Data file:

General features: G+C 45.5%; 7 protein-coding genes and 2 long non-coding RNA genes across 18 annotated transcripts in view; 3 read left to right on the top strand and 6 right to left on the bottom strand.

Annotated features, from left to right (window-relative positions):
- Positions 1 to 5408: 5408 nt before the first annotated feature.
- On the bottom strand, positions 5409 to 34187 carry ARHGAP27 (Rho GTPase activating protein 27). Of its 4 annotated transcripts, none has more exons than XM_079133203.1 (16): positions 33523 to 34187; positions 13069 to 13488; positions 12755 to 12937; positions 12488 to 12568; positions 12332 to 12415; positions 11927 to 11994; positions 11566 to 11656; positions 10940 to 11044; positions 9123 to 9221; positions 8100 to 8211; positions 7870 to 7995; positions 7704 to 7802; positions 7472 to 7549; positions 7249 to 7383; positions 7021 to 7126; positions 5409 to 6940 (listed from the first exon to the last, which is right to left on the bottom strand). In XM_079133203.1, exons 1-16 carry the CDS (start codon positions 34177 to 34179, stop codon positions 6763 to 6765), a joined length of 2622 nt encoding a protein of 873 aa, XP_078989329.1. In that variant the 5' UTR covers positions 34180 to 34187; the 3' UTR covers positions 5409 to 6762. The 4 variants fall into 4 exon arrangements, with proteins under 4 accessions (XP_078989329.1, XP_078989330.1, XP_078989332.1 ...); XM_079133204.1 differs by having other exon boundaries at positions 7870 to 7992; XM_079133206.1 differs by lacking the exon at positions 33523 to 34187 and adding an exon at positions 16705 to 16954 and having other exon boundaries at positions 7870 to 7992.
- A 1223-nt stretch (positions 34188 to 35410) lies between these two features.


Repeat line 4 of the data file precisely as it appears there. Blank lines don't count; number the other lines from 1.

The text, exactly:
- On the bottom strand, positions 5409 to 34187 carry ARHGAP27 (Rho GTPase activating protein 27). Of its 4 annotated transcripts, none has more exons than XM_079133203.1 (16): positions 33523 to 34187; positions 13069 to 13488; positions 12755 to 12937; positions 12488 to 12568; positions 12332 to 12415; positions 11927 to 11994; positions 11566 to 11656; positions 10940 to 11044; positions 9123 to 9221; positions 8100 to 8211; positions 7870 to 7995; positions 7704 to 7802; positions 7472 to 7549; positions 7249 to 7383; positions 7021 to 7126; positions 5409 to 6940 (listed from the first exon to the last, which is right to left on the bottom strand). In XM_079133203.1, exons 1-16 carry the CDS (start codon positions 34177 to 34179, stop codon positions 6763 to 6765), a joined length of 2622 nt encoding a protein of 873 aa, XP_078989329.1. In that variant the 5' UTR covers positions 34180 to 34187; the 3' UTR covers positions 5409 to 6762. The 4 variants fall into 4 exon arrangements, with proteins under 4 accessions (XP_078989329.1, XP_078989330.1, XP_078989332.1 ...); XM_079133204.1 differs by having other exon boundaries at positions 7870 to 7992; XM_079133206.1 differs by lacking the exon at positions 33523 to 34187 and adding an exon at positions 16705 to 16954 and having other exon boundaries at positions 7870 to 7992.